Just when you think Walmart is making strides in relation to CSR broadly defined, the article in the url below reminds us that, beyond seeing sustainability as a means to decrease costs, the firm has a way to go before it incorporates a CSR perspective throughout all aspects of operations (Chapter 3, p53). In a policy statement released in September:
“Wal-Mart said it planned to source a total of $20 billion in products from women-owned businesses in the United States over the next five years, which works out to an average of $4 billion a year, versus the $2.5 billion a year it currently spends, and to double what it buys from women-owned businesses globally by 2016. The company said it would also support training of women in factories and farms that are Wal-Mart suppliers, donate $100 million to causes supporting women’s economic development, and ask its vendors and services firms like ad agencies or public relations firms to increase gender and minority representation on their Wal-Mart accounts.”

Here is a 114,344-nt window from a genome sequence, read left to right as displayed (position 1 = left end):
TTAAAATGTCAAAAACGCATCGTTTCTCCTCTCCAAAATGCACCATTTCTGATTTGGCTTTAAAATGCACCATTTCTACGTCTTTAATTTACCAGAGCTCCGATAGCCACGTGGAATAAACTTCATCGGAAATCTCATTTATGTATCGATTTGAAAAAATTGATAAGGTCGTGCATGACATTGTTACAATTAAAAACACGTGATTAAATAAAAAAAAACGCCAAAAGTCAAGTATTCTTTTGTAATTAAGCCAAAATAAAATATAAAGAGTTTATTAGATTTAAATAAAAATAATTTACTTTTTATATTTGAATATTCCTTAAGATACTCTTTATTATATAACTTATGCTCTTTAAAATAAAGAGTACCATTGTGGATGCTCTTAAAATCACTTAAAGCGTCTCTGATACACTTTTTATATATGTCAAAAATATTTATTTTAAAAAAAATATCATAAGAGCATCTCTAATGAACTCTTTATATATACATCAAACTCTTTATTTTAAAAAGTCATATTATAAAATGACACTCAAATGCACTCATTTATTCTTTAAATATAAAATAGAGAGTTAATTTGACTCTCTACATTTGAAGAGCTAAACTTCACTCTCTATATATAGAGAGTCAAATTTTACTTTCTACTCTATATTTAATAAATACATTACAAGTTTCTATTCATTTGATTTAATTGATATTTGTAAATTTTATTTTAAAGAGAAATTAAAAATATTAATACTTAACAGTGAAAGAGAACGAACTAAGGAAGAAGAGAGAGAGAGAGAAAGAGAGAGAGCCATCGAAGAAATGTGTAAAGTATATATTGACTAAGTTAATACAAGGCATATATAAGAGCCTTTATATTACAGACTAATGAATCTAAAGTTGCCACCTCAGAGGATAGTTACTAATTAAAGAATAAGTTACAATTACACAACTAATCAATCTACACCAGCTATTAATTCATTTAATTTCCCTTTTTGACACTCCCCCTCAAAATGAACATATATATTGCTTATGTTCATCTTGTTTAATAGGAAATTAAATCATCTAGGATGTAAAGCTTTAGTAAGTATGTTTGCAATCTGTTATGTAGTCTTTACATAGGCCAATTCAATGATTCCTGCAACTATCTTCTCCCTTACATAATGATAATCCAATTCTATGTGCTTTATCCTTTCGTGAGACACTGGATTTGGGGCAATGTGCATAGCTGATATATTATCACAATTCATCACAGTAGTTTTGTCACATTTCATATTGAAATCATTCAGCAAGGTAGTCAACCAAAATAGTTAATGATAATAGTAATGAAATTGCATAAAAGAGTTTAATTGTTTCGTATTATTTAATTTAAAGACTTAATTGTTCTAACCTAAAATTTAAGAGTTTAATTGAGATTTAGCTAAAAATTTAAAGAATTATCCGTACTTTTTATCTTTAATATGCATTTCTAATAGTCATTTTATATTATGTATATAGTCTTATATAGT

As Leslie A. Dach, executive vice-president for corporate affairs at Walmart, explains:
“‘If you look at retail, the vast majority of our customers are women, and if you look at Wal-Mart, the majority of our associates are women. ... It makes complete sense for us to really have a focus on how we have the best associates we can, how we help women suppliers succeed and how we engage our communities.’”
But, if this approach ‘makes so much sense,’ why did Walmart wait until it faced the possibility of crippling class-action litigation (and, now, individual claims stemming from the failed attempt to group all female employees of the firm as a ‘class’) before considering its introduction? In addition, why limit the commitment to such a small percentage of Walmart’s overall procurement budget?
“The $4 billion a year, on average, that Wal-Mart will spend sourcing from women in the United States works out to about 5 percent of the company’s annual operating expenses.”
In response, Walmart stated that the new policy announcement “was not in reaction to the class-action suit against Wal-Mart, which charged unfair treatment of women in the workplace.” The court ruling was decided on June 20, 2011 and Walmart’s new policy announcement was released on September 14, 2011.
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Wal-Mart to Announce Women-friendly Plans
By Stephanie Clifford and Stephanie Strom
The New York Times
September 14, 2011